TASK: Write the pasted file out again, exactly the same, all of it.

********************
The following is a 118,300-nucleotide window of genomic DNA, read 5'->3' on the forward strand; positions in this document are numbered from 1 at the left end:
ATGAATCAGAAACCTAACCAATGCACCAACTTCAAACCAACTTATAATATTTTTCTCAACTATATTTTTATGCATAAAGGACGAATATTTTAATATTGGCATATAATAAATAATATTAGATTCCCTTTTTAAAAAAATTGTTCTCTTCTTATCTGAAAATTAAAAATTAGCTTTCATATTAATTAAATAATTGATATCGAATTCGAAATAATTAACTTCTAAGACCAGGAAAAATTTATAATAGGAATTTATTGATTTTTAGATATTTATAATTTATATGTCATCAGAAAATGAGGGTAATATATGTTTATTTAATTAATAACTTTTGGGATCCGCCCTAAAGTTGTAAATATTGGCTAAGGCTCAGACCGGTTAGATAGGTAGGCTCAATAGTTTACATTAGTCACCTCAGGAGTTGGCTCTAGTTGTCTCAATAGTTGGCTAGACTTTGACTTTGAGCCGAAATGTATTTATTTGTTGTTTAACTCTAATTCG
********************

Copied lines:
The following is a 118,300-nucleotide window of genomic DNA, read 5'->3' on the forward strand; positions in this document are numbered from 1 at the left end:
ATGAATCAGAAACCTAACCAATGCACCAACTTCAAACCAACTTATAATATTTTTCTCAACTATATTTTTATGCATAAAGGACGAATATTTTAATATTGGCATATAATAAATAATATTAGATTCCCTTTTTAAAAAAATTGTTCTCTTCTTATCTGAAAATTAAAAATTAGCTTTCATATTAATTAAATAATTGATATCGAATTCGAAATAATTAACTTCTAAGACCAGGAAAAATTTATAATAGGAATTTATTGATTTTTAGATATTTATAATTTATATGTCATCAGAAAATGAGGGTAATATATGTTTATTTAATTAATAACTTTTGGGATCCGCCCTAAAGTTGTAAATATTGGCTAAGGCTCAGACCGGTTAGATAGGTAGGCTCAATAGTTTACATTAGTCACCTCAGGAGTTGGCTCTAGTTGTCTCAATAGTTGGCTAGACTTTGACTTTGAGCCGAAATGTATTTATTTGTTGTTTAACTCTAATTCG